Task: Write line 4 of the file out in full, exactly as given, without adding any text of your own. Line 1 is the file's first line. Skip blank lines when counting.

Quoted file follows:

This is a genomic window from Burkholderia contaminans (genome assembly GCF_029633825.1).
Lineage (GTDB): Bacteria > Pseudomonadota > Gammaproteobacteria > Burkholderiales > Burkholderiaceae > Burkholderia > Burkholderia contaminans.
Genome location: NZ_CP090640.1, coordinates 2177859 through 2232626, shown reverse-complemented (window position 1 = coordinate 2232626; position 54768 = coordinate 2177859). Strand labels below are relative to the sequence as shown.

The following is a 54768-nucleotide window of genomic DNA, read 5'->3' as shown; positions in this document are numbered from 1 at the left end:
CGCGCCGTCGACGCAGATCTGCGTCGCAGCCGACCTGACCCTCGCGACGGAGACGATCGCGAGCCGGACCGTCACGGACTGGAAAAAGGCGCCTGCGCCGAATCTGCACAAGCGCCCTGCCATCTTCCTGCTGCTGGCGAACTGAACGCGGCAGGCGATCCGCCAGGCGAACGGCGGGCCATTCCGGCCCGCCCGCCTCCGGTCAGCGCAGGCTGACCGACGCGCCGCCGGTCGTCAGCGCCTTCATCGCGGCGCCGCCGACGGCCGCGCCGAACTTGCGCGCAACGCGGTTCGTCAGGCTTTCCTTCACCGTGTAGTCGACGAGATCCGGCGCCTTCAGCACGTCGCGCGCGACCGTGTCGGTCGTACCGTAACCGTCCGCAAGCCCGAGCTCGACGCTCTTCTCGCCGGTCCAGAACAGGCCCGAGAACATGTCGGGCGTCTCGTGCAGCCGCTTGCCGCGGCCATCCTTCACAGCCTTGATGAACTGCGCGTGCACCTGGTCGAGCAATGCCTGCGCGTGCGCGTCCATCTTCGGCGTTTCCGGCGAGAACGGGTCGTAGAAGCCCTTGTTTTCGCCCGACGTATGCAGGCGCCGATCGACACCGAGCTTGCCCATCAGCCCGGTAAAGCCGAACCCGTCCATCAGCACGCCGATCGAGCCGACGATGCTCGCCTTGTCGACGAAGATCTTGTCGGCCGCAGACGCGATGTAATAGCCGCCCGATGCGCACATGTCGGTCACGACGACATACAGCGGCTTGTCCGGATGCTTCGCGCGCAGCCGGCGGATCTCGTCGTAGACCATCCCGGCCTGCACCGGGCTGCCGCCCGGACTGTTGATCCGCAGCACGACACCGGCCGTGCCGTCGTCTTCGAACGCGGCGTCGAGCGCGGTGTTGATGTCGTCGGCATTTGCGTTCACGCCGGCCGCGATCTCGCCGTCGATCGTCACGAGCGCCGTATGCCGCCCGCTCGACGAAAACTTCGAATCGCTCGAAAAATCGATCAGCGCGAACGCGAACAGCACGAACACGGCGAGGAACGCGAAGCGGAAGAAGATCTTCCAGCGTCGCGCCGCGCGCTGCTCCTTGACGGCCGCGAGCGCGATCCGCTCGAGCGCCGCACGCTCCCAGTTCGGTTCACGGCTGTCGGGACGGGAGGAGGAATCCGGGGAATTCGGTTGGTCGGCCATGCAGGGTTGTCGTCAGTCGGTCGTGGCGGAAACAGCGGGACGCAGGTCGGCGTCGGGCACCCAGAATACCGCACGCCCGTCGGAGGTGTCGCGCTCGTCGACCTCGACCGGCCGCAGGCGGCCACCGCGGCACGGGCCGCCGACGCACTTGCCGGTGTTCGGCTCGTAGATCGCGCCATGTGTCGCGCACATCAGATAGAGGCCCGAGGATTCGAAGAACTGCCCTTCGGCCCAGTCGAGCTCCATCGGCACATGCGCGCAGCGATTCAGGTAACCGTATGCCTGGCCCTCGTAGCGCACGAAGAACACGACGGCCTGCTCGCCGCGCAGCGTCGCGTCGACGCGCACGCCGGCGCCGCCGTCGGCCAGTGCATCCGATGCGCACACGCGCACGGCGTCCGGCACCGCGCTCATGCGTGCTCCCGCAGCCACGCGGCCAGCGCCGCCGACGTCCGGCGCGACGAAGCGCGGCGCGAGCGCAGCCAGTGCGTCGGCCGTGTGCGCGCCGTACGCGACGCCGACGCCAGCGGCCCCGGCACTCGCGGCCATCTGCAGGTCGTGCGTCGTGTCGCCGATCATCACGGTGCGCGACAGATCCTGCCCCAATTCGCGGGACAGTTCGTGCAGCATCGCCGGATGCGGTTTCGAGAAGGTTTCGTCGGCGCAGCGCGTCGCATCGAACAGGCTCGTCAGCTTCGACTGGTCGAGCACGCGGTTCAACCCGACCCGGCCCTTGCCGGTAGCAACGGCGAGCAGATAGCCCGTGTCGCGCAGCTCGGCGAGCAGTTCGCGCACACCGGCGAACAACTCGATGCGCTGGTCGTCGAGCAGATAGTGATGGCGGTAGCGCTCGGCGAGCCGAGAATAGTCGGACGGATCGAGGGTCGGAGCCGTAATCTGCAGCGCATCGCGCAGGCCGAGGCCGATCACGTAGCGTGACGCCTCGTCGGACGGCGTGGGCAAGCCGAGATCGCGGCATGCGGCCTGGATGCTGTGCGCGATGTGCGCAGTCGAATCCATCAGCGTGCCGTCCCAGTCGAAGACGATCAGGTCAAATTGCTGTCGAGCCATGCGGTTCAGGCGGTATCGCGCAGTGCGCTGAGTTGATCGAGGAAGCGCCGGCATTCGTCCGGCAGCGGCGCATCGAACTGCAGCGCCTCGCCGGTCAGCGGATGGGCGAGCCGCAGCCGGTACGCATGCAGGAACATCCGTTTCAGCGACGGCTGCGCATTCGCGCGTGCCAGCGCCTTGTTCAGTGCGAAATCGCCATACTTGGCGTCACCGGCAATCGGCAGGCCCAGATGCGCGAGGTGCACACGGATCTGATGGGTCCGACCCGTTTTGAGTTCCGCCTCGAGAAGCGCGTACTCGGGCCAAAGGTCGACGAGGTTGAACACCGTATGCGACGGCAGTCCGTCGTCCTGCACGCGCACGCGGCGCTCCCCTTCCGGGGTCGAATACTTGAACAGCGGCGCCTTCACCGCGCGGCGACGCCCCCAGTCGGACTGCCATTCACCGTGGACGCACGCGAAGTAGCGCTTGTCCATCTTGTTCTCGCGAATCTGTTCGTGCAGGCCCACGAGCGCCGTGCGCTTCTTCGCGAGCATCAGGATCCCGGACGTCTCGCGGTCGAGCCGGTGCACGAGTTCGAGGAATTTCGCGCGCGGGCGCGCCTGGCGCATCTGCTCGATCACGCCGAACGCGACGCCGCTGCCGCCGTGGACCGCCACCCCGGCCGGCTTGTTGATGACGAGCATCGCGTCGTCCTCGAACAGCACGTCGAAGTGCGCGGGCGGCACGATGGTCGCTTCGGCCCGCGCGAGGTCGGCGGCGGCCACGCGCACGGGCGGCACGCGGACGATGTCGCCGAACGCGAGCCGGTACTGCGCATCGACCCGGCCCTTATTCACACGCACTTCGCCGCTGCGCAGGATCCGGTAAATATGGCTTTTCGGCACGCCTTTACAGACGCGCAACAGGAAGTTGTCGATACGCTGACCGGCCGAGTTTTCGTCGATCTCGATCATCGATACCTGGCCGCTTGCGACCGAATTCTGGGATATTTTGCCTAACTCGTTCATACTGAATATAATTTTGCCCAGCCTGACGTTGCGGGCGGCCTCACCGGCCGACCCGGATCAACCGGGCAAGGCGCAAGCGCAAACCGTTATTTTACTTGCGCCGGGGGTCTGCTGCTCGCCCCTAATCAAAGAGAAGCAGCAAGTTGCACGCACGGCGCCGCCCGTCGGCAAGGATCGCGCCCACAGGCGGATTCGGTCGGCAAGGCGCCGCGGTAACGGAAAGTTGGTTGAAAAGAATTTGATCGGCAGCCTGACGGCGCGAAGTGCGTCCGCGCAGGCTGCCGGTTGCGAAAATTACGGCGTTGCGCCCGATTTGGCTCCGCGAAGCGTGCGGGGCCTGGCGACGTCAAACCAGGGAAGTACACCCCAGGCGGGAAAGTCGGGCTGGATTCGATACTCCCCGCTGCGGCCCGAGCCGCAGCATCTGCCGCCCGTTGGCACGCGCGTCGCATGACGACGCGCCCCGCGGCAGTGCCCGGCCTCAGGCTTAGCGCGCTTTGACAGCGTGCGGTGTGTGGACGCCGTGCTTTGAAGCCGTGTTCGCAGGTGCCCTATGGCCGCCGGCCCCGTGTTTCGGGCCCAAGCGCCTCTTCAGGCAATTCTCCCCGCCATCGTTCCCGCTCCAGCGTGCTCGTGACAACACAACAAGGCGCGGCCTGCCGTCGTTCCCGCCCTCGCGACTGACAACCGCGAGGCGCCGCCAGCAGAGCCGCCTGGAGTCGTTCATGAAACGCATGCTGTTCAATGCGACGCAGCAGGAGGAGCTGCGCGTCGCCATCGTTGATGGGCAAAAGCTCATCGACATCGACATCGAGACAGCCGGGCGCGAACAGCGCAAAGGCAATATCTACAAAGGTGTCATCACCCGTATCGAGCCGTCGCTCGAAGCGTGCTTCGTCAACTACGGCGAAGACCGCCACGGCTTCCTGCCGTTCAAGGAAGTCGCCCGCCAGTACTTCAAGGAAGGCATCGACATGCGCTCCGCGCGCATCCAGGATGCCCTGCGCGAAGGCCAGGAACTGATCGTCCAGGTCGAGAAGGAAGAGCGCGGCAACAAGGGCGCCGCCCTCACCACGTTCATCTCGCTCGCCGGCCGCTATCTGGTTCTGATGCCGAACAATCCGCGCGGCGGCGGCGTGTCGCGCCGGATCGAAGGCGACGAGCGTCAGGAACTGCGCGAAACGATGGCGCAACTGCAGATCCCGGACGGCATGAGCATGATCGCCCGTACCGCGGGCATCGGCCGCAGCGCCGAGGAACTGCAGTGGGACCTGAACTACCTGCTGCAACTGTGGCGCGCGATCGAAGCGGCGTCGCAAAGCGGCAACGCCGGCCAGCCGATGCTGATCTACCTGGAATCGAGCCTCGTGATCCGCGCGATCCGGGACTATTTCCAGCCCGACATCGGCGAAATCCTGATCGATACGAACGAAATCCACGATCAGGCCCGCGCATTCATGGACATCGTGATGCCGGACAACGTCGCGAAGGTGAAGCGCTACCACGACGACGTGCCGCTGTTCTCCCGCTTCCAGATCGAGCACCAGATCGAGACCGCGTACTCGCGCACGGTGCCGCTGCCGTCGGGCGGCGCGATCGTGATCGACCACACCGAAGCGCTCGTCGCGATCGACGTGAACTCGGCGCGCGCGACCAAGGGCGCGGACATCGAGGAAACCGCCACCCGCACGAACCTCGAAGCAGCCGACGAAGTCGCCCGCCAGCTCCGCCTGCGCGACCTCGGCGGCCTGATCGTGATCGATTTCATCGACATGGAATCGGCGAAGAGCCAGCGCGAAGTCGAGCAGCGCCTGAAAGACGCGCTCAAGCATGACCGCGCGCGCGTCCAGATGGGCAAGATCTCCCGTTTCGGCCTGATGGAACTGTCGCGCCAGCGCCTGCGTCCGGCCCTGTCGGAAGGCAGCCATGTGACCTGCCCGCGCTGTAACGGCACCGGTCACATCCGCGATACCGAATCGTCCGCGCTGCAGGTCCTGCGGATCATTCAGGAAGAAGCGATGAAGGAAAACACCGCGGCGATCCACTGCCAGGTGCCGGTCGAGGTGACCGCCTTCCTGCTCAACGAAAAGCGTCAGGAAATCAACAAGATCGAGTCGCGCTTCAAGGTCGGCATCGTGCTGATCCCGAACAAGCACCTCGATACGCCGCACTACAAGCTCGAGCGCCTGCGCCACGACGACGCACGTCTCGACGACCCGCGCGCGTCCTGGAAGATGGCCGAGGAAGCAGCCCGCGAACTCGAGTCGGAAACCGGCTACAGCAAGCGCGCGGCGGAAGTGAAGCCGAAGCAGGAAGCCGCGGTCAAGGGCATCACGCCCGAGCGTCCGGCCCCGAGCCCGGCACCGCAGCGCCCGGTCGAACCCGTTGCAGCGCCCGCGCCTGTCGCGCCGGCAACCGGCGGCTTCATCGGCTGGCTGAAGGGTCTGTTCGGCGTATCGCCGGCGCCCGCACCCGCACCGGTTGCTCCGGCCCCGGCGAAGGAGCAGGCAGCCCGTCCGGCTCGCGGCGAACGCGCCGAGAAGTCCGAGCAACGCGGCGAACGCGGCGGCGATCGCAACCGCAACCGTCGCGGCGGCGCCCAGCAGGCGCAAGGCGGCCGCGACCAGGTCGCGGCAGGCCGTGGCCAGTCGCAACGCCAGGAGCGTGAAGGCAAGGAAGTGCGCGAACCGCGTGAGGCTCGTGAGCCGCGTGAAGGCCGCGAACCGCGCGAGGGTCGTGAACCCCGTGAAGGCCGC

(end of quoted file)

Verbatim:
The following is a 54768-nucleotide window of genomic DNA, read 5'->3' as shown; positions in this document are numbered from 1 at the left end: